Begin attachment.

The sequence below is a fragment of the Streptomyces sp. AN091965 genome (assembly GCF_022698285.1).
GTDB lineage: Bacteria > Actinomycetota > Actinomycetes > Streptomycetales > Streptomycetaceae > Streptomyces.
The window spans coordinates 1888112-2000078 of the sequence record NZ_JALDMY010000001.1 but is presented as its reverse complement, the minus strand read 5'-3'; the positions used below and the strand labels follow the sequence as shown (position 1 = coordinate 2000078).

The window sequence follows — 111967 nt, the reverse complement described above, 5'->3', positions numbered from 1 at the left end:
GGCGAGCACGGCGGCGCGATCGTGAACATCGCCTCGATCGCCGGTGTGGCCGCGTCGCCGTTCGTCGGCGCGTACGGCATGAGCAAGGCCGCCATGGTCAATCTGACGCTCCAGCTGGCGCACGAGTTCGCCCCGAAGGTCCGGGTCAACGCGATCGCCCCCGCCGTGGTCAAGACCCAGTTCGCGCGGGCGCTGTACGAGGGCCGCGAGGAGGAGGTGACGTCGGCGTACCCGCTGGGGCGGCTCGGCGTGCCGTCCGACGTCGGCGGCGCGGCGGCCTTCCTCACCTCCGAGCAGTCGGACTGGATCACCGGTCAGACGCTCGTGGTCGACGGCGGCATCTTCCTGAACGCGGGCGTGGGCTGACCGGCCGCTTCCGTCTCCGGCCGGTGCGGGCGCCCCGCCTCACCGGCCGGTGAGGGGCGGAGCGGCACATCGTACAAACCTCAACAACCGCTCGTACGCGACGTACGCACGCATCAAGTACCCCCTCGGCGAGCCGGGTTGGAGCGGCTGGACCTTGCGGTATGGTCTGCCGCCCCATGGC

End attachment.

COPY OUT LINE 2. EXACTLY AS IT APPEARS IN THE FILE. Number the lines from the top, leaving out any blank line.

GTDB lineage: Bacteria > Actinomycetota > Actinomycetes > Streptomycetales > Streptomycetaceae > Streptomyces.